historical focus), since the histories deal most closely with the detail of
the arrival and settlement of the Franks. Moreover, as can be seen in the
case of Paparrigopoulos and the modern Greek historians in the nationalist
tradition, it is clear that historians can play an important role in shaping
group identities since they deal with the past, the source of tradition and
validation for the group™s special nature. For their audiences, historians can
provide an expression of a sense of group identity, by locating it securely in
the past; at the same time, historians can be especially useful in revealing
group identity by the ways in which they tackle the stories they have to
tell.
There is an apparent problem in using formal works by elite Byzantine
Roman writers, and that is the arti¬cial style of writing that incorporated
not only a simulation of classical Greek that would have been incomprehen-
sible to the majority of contemporary Greek speakers, but also a mimicking
of classical styles such that, for example, contemporary peoples were named
with appropriate classical ethnonyms. Thus western crusaders might be
called ˜Celts™, Turkish opponents could be called ˜Persians™ . . . This par-
ticular kind of homage to the classics could be taken to denote that the
Byzantine Romans were not only obsessed with the classical Greek past but
identi¬ed with the ancient Greeks in some ethnic sense. This appeal to a
linguistic tradition will need particular attention, but it will be important
to get a grasp of its contemporary signi¬cance, and to see to what extent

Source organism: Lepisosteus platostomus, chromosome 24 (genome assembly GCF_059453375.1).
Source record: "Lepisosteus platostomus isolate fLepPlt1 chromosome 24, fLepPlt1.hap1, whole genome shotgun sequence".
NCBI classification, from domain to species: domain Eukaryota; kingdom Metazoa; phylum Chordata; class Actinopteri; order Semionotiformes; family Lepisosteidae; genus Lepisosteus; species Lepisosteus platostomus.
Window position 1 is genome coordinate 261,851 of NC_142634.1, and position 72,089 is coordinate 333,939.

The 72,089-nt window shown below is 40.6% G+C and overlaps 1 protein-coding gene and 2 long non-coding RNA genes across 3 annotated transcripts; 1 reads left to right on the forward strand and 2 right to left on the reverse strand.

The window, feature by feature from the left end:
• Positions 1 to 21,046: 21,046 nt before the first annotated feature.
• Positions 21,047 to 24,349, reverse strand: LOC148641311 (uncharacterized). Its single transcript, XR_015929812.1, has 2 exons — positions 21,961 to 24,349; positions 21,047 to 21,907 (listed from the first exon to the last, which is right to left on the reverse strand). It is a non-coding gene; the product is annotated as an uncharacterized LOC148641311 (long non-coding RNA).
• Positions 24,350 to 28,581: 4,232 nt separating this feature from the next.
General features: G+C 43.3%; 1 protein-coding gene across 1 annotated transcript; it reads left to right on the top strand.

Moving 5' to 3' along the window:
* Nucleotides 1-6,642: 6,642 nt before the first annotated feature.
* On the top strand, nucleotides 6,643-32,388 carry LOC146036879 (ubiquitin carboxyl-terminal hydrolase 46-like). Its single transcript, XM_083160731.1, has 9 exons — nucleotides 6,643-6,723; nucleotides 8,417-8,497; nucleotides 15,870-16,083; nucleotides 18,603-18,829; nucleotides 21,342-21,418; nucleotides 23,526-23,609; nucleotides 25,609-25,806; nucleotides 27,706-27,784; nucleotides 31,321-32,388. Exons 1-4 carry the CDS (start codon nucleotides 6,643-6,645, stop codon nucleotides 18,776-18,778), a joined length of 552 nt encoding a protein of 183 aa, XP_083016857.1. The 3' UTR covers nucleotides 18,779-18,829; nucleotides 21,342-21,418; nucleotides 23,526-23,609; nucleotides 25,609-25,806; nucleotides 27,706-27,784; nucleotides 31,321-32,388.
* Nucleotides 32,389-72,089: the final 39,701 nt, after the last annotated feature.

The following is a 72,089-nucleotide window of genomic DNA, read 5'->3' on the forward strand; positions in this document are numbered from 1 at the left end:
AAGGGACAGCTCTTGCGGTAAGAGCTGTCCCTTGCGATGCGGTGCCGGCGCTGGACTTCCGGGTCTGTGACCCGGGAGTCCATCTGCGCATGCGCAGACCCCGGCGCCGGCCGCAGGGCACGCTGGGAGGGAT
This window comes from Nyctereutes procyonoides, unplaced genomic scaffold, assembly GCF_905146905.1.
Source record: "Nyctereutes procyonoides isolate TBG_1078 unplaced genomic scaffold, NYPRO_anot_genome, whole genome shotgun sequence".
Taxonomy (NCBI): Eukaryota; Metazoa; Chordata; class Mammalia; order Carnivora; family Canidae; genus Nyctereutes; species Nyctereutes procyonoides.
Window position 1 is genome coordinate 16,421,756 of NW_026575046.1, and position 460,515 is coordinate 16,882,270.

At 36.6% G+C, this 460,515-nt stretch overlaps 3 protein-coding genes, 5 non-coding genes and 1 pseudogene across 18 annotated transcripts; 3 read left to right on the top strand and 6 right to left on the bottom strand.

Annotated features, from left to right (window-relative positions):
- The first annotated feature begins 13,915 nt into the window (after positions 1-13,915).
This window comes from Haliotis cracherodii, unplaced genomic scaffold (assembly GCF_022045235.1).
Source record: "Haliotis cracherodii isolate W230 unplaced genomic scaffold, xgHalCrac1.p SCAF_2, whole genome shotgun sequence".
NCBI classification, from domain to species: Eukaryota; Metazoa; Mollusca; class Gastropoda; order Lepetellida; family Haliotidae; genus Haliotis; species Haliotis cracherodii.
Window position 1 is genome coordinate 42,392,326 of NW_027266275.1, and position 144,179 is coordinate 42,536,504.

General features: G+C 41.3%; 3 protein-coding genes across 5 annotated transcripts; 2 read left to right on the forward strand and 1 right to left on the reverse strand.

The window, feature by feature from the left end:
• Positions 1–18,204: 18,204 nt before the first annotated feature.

the ancient Greek past appears as an ethnic criterion outside the linguistic
sphere.
A focus on works of history also permits a direct contrast between
writings from different ends of the social spectrum in the period. Studies
hitherto have placed overmuch emphasis on the writings of elite Byzantine
Romans as basically typical of the outlook of the Greeks of this period. This
is of course not surprising, but it is an imbalance this study aims to redress.


 Mango ±·µ; Mullett and Scott ±±.
µ
Ethnic identity?
Through placing equal weight on a vernacular work by a writer of far lesser
social standing, a comparison will be made between the focus of the elite
and, at least, the existence of other viewpoints. It may well prove necessary
to deny any meaningful ethnic solidarity across geographical and social
divisions; pre-modern societies lacked the means of mass mobilisation and
indoctrination that have facilitated modern ethnic nationalism, and we
may need to employ different models of ethnicity for the different social
levels of our period. Thus the investigation is looking for variation in
ethnicity over both a temporal period and a geographical area, as well as
within the social hierarchies.
The ¬rst group of texts comprises formal historical works written by
highly educated members of the Byzantine Roman elite: Niketas Choni-
ates, George Akropolites, George Pachymeres, Nikephoros Gregoras and
John VI Kantakouzenos; to this collection of histories can be added a
lengthy oratorical work with a strong historical focus, written by the
emperor Manuel II Palaiologos. Here we have a group composed of two
emperors and four senior civil servants, and such writers shared three key
characteristics. Firstly, they were highly educated, and this is re¬‚ected in